GQ: The Guantanamo Quagmire

58 Pages Posted: 26 Jul 2016

See all articles by Adam R. Pearlman

Adam R. Pearlman

Lexpat Global Services; George Mason University - National Security Institute

Date Written: June 9, 2016


Accepting for argument’s sake the twin premises that sending Operation Enduring Freedom detainees to Guantanamo Bay (GTMO) was in line with the international and domestic law of detention as it then existed, and that detaining suspected terrorists at GTMO achieved its core purpose of removing threats from the battlefield, and further allowed for the collection of useful intelligence from the detainees, this article examines why the GTMO is considered by many to be a “lightning rod,” a “political football,” or even an “albatross.”

As I have previously written, the government’s ultimate inability to successfully defend its application of prior habeas precedents has had significant legal consequences, including operational law incentives to lethally target combatants, and the development of international guidelines to fill supposed “legal ambiguities” in the rules troops must apply when detaining enemy forces in international armed conflicts. See “Meaningful Review and Process Due: How Guantanamo Detention is Changing the Battlefield,” Harvard National Security Journal (2015) - This article further examines the relationships and differences between law, policy, and politics in the context of detainee-related operations at GTMO. Taking a broad view of foreign policy and international relations, it examines how related but nonetheless discrete issues (e.g., law of war detention at GTMO versus intelligence interrogation at black sites) have been conflated in ways that have long-term legal and policy consequences, and that the name “Guantanamo Bay” is thus a cue for controversies that are perhaps as often mythical as grounded in fact.

Part I traces the evolution of American foreign policy and global leadership as driven by moral values. Part II examines two post-9/11 counterterrorism detention scandals often discussed in tandem with (if not entirely conflated with) GTMO — the Central Intelligence Agency’s (CIA) so-called rendition, detention, and interrogation (RDI) program, and the Abu Ghraib prisoner abuse scandal — that undercut the moral high ground and human rights focus around which successive presidential administrations conducted international relations. Part III analyzes the dynamics of modern communications and the influence of globalized, decentralized, and instant reporting of news on U.S. national security policymaking, particularly with respect to GTMO and detention-related issues. Part IV concludes by laying out the long-term consequences of the resulting dubious conventional wisdom that several aspects of U.S. detention policy violate international law, and asserts that a significant factor in GTMO’s supposed radioactivity has been self-imposed by failing adequately to articulate and defend legal and strategic decisions made early on, and subsequently adopting the human rights community’s talking points in high-level political rhetoric, which have made GTMO more politically toxic than necessary.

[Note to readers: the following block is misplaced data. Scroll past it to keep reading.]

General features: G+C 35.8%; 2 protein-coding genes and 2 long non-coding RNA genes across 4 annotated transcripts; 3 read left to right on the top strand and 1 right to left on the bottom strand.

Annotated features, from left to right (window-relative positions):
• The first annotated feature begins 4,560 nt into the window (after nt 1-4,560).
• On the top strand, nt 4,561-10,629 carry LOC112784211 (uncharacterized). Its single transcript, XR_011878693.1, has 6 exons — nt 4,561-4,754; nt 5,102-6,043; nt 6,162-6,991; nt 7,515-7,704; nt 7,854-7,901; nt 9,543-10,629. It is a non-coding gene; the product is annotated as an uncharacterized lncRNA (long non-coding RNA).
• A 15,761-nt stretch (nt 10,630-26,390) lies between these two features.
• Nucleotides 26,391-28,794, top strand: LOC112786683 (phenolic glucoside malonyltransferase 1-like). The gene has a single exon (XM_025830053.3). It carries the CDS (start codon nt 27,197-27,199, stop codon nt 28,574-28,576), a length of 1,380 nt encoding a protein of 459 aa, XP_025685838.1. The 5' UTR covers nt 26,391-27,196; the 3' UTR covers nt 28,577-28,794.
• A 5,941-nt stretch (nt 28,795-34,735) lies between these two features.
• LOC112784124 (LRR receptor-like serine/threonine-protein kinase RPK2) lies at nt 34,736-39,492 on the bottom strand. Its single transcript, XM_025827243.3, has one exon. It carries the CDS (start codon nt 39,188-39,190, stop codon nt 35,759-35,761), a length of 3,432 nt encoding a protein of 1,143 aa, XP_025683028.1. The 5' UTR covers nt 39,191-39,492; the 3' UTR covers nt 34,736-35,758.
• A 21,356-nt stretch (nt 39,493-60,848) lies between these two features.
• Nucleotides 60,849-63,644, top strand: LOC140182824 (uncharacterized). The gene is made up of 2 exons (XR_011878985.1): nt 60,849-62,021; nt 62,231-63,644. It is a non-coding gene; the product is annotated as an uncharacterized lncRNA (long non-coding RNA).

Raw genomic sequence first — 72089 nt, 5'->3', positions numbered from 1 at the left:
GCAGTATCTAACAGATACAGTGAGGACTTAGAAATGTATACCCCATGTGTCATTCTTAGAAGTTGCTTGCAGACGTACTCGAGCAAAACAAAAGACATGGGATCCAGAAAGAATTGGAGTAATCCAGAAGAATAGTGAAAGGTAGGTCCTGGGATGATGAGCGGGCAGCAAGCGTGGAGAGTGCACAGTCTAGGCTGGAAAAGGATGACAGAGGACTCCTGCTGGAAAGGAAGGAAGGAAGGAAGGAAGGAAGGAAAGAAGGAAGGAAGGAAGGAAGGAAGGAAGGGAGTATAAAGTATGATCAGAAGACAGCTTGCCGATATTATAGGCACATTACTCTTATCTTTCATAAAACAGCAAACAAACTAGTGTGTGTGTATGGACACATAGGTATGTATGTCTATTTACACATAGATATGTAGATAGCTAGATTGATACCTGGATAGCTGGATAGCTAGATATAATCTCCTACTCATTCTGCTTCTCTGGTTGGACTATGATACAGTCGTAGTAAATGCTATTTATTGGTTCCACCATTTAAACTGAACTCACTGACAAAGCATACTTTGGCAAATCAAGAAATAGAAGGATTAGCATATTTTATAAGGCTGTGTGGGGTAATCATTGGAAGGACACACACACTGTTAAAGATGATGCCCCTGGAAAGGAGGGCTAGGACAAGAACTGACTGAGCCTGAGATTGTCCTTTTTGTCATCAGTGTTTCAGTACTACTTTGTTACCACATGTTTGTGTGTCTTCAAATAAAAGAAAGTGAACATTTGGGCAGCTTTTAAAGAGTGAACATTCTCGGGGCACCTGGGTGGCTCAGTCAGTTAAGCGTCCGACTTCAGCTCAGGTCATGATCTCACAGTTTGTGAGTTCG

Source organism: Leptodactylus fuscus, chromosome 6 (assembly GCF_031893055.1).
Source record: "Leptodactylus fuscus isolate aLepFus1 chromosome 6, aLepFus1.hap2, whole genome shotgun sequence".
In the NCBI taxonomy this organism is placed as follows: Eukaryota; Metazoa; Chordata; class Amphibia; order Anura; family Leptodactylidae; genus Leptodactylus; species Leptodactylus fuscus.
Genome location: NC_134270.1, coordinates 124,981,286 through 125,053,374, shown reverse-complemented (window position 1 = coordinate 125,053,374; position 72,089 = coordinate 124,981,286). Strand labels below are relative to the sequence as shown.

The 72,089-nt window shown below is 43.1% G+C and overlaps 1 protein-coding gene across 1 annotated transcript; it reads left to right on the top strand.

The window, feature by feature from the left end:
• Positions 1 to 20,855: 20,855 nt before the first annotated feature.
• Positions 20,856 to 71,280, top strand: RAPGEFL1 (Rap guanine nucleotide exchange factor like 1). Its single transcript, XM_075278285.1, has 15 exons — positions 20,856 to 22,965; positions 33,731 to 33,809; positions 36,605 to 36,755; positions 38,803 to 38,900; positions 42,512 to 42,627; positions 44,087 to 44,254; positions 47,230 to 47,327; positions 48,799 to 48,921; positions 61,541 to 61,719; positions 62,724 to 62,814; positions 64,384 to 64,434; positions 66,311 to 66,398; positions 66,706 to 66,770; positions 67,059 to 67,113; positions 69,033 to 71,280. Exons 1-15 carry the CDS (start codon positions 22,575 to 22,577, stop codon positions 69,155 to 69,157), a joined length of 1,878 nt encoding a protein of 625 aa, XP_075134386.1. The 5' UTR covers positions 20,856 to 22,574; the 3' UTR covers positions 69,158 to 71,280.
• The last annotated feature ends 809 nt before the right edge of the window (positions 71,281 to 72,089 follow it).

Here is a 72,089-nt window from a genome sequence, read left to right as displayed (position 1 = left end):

Note: By permission of the Board of Trustees of the Leland Stanford Junior University, from the Stanford Law & Policy Review at 27 Stan. L. & Pol'y Rev. 101 (2016).

Keywords: Guantanamo, intelligence, interrogation, detainee, GTMO, terrorism, counterterrorism, human intelligence, human collection, interrogator, CIA, FBI, national security policy, GWOT, war on terror

Suggested Citation

Pearlman, Adam R., GQ: The Guantanamo Quagmire (June 9, 2016). Stanford Law & Policy Review, Vol. 27, 2016, Available at SSRN:

Adam R. Pearlman (Contact Author)

Lexpat Global Services ( email )

United States


George Mason University - National Security Institute ( email )

Arlington, VA
United States

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